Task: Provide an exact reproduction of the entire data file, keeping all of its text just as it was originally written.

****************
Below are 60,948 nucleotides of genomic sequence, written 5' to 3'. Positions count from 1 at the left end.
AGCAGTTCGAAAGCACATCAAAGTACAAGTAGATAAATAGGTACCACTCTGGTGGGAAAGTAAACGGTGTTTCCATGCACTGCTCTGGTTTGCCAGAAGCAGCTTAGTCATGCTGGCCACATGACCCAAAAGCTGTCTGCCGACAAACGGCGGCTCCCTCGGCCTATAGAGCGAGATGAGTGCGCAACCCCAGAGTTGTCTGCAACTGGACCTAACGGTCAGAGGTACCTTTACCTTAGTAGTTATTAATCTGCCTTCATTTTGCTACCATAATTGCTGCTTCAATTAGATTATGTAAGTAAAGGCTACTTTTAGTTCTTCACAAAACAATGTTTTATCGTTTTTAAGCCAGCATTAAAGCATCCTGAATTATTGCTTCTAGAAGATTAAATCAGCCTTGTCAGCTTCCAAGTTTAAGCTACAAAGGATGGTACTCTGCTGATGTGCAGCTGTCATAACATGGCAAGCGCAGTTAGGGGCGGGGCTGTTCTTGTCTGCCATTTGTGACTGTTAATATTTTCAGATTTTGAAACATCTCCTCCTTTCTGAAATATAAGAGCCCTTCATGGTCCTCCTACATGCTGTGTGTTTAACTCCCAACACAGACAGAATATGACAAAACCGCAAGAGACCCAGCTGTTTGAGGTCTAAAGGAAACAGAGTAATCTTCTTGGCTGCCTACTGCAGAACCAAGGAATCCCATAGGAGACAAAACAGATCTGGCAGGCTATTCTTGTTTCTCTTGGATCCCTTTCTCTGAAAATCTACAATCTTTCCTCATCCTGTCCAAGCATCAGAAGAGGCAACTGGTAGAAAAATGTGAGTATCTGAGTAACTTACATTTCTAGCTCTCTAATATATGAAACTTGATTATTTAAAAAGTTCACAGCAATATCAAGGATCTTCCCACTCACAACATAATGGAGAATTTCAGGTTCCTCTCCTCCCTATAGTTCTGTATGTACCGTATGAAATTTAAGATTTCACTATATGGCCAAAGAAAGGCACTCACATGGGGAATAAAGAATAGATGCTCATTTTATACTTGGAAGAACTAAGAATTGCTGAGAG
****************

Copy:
Below are 60,948 nucleotides of genomic sequence, written 5' to 3'. Positions count from 1 at the left end.
AGCAGTTCGAAAGCACATCAAAGTACAAGTAGATAAATAGGTACCACTCTGGTGGGAAAGTAAACGGTGTTTCCATGCACTGCTCTGGTTTGCCAGAAGCAGCTTAGTCATGCTGGCCACATGACCCAAAAGCTGTCTGCCGACAAACGGCGGCTCCCTCGGCCTATAGAGCGAGATGAGTGCGCAACCCCAGAGTTGTCTGCAACTGGACCTAACGGTCAGAGGTACCTTTACCTTAGTAGTTATTAATCTGCCTTCATTTTGCTACCATAATTGCTGCTTCAATTAGATTATGTAAGTAAAGGCTACTTTTAGTTCTTCACAAAACAATGTTTTATCGTTTTTAAGCCAGCATTAAAGCATCCTGAATTATTGCTTCTAGAAGATTAAATCAGCCTTGTCAGCTTCCAAGTTTAAGCTACAAAGGATGGTACTCTGCTGATGTGCAGCTGTCATAACATGGCAAGCGCAGTTAGGGGCGGGGCTGTTCTTGTCTGCCATTTGTGACTGTTAATATTTTCAGATTTTGAAACATCTCCTCCTTTCTGAAATATAAGAGCCCTTCATGGTCCTCCTACATGCTGTGTGTTTAACTCCCAACACAGACAGAATATGACAAAACCGCAAGAGACCCAGCTGTTTGAGGTCTAAAGGAAACAGAGTAATCTTCTTGGCTGCCTACTGCAGAACCAAGGAATCCCATAGGAGACAAAACAGATCTGGCAGGCTATTCTTGTTTCTCTTGGATCCCTTTCTCTGAAAATCTACAATCTTTCCTCATCCTGTCCAAGCATCAGAAGAGGCAACTGGTAGAAAAATGTGAGTATCTGAGTAACTTACATTTCTAGCTCTCTAATATATGAAACTTGATTATTTAAAAAGTTCACAGCAATATCAAGGATCTTCCCACTCACAACATAATGGAGAATTTCAGGTTCCTCTCCTCCCTATAGTTCTGTATGTACCGTATGAAATTTAAGATTTCACTATATGGCCAAAGAAAGGCACTCACATGGGGAATAAAGAATAGATGCTCATTTTATACTTGGAAGAACTAAGAATTGCTGAGAG